Federal Reserve Bank of New York
Regulatory changes and the cost of capital for banks
We estimate the cost of capital for the banking industry and find that while the cost of capital soared for banks in the financial crisis, after the passage of the Dodd-Frank Act, the value-weighted cost of capital for banks fell differentially more than did the cost of capital for nonbanks. The very largest banks drive the decline in expected returns. Over a longer time horizon, the cost of capital for banks may be differentially higher than that for nonbanks relative to the time period before the Graham-Leach-Bliley Act was passed, although in some measures the difference is negative and/or cannot be distinguished from zero. We find some evidence that stress testing has lowered the cost of capital for the largest stress-tested banks, although not for those added more recently to stress testing.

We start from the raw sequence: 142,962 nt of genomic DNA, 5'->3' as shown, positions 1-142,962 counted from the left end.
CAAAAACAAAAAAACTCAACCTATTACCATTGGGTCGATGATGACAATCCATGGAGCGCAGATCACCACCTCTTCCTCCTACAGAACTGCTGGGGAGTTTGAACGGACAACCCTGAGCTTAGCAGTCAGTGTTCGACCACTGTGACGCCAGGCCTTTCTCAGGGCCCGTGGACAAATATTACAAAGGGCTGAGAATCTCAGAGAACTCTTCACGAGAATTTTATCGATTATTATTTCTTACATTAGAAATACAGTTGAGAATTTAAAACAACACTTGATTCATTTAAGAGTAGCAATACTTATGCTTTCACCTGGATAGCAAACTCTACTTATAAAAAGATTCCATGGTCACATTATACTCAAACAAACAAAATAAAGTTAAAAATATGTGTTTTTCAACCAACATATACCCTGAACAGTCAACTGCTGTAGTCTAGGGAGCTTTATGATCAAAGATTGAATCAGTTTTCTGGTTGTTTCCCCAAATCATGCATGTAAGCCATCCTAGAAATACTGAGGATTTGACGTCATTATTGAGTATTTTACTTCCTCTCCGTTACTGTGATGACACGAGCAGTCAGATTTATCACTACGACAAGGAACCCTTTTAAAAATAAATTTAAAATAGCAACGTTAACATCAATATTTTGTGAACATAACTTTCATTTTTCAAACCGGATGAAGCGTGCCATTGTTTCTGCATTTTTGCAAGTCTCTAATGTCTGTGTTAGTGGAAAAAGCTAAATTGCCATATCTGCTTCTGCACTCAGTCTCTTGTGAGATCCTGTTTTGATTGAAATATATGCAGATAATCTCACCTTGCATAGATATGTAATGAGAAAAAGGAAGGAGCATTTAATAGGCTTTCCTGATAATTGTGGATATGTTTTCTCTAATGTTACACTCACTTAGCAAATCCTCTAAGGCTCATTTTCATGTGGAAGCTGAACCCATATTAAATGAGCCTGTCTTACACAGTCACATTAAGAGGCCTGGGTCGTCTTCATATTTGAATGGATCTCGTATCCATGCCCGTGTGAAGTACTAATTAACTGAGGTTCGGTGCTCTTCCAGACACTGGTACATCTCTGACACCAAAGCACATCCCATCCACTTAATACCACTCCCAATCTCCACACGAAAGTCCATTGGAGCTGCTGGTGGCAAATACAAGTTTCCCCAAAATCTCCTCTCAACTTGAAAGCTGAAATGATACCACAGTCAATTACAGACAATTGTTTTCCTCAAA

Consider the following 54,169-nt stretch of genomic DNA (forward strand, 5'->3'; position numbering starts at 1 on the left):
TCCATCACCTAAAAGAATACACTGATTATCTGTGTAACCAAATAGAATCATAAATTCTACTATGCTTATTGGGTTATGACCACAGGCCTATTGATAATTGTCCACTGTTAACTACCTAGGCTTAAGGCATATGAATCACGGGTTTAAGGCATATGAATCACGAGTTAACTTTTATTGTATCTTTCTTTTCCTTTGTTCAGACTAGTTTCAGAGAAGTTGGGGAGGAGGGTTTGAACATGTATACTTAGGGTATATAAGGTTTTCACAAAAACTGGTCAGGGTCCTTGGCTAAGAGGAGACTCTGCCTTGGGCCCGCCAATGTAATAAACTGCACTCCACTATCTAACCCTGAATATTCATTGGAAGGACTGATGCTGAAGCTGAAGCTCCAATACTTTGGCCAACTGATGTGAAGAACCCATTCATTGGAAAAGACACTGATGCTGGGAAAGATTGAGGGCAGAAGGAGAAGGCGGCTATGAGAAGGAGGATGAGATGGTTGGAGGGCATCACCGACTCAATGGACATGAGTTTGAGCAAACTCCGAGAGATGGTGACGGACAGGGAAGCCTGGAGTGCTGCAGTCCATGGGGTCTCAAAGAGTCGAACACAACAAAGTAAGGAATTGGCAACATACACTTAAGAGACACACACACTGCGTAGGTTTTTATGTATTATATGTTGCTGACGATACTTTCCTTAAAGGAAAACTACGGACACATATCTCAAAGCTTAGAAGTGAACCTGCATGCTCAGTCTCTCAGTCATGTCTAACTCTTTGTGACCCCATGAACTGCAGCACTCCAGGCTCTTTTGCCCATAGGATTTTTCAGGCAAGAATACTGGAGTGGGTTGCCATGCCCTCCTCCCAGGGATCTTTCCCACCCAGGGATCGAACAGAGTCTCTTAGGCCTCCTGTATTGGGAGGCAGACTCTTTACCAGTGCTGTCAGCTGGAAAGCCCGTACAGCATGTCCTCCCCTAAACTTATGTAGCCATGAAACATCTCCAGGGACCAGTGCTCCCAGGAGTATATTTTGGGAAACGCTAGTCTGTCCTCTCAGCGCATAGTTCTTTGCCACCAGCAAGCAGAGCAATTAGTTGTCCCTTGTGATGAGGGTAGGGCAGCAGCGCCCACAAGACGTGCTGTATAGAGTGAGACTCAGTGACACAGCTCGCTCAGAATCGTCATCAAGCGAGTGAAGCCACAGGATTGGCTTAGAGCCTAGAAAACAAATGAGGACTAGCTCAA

Cite this item
Anna Kovner & Peter Van Tassel, Regulatory changes and the cost of capital for banks, Federal Reserve Bank of New York, Staff Reports 854, 01 Jun 2018.
- G12 - Financial Economics - - General Financial Markets - - - Asset Pricing; Trading Volume; Bond Interest Rates
- G21 - Financial Economics - - Financial Institutions and Services - - - Banks; Other Depository Institutions; Micro Finance Institutions; Mortgages
- G28 - Financial Economics - - Financial Institutions and Services - - - Government Policy and Regulation
Keywords: cost of capital; beta; bank regulation; Dodd-Frank; banks
This item with handle RePEc:fip:fednsr:854
is also listed on EconPapers
For corrections, contact Amy Farber ()